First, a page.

When Claudia Castro Luna sent me her poem, In Sommerlicht Schwebend, where “love [is] a champagne fueled badminton birdie,” I was inspired as editor to call for work that addresses the theme of mental illness; I had no idea how compassionate and vulnerable our contributors would allow themselves to be.
Nancy Christopherson wrote of her dying mother “straddling two worlds . . . [as]spanning two white Lippizan stallions in that haute ecole of dressage.” Marjorie Power remembers her mother’s mania in which she shares her love of Puccini. Maria Rouphail gains a long distance perspective of a difficult upbringing through a friend who calls her mother’s actions Purification.
Several poets address depression and grief: Dale Champlin writes in the voice of Barbie, “I lie here like a stunned mullet–/fishy and diluted.” Lorraine Carey says of her sister, “I see your slow sad gait/walking away in my dreams.” And Patricia Knoll shares, “Awake with half my brain/to your sadness, woe/a sea you cannot cross.”
Some write from their experiences (or from their imaginations) of mental illness: Carolyn Adams has us walking on the ceiling. Lisa Ni Bhraonain walks us down the corridors of an asylum in an aural lingual degeneration/evolution. Brigitte Goetze takes us into the cellar and into the realm of fermenting anxiety and panic. Susan Landgraf’s voice is “down/to dimes and nickels. The floor lamp/takes reverse xrays.” A. Marine shares, “maybe the color is leaking from my eyelids/I, too, am lit from within.” R.T Castleberry “pick[s] at the day like a carrion bird.” Jimmy Pappas want to fly.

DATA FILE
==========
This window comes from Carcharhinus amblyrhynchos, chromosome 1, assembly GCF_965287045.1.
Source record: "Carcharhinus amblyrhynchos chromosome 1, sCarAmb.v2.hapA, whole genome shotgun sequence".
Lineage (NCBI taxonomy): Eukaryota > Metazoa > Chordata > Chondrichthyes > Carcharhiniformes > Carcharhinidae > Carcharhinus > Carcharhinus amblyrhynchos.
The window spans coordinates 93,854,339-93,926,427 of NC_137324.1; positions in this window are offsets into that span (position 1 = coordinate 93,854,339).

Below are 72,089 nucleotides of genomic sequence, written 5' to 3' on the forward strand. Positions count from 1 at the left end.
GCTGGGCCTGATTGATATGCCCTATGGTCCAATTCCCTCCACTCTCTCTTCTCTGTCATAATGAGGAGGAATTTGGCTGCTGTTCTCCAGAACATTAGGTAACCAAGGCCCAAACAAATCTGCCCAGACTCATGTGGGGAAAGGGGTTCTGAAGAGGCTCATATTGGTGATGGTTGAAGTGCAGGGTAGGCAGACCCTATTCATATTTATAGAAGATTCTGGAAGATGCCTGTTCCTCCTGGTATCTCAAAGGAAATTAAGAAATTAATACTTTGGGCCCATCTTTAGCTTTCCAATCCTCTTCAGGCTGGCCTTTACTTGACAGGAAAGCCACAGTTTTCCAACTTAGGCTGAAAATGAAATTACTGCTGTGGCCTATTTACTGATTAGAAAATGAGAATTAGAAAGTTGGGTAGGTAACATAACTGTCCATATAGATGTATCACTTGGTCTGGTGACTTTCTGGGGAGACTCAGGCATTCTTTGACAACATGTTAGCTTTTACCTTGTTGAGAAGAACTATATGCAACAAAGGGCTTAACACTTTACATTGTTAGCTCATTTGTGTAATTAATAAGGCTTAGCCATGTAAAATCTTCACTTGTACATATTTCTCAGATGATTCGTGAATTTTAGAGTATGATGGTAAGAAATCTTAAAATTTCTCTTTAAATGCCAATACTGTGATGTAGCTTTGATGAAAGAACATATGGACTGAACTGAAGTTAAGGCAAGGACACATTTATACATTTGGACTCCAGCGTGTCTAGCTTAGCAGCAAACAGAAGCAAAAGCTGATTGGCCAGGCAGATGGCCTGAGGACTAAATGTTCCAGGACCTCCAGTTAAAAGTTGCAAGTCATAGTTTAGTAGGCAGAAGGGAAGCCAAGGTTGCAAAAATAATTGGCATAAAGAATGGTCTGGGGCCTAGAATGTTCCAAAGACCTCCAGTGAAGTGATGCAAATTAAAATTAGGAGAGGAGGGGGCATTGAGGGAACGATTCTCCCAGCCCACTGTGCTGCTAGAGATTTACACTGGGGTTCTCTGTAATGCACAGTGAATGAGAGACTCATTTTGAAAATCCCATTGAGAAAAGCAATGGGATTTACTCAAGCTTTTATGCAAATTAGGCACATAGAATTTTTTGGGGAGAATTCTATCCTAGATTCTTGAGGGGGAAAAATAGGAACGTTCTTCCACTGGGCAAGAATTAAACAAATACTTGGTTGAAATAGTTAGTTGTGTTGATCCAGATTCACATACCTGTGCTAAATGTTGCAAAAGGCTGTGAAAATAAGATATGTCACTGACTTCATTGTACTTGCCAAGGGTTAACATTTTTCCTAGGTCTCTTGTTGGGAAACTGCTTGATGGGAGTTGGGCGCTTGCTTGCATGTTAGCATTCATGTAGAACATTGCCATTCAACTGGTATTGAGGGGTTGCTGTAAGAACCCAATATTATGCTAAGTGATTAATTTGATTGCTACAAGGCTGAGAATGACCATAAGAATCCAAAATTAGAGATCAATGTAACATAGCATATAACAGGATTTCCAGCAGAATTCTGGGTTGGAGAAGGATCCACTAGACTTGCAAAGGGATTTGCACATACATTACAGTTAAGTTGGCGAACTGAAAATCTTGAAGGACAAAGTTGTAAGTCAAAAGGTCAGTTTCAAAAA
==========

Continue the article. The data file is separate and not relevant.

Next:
Gary Lark and Jeff Burt share their personal observations and connection to two homeless men in Danny, and Bubble Man.
Still other poets emphasize the voice of the mentally challenged, with the use of prose poetry: Michael Chang, Calida Osti, and Elizeya Quate.
There are several more remarkable poems that don’t fit into these clusters which are worthy of your attention.
Finally, Carolyn Adams, Lisa Ni Bhraonain, and David Felix provide a visual respite with their artworks. Carolyn’s collage, “Grow,” seemed the most affirmative image for the cover with her whirling dervish, gigantic leaves reminiscent of Jack and the Beanstalk, and the ladder as an invitation to move upward. Lisa’s painting, “Still Life,” and her three collages, “Snake,” “Apple,” and “Fabergê Egg” share an accretion of markings reflecting a controlled frenzy. David Felix’s visual poem, “Finding Direction,” shows us how to “make for benevolens within the daily round.”
Let us grow and make for benevolence this Winter Solstice; the light is beginning to return.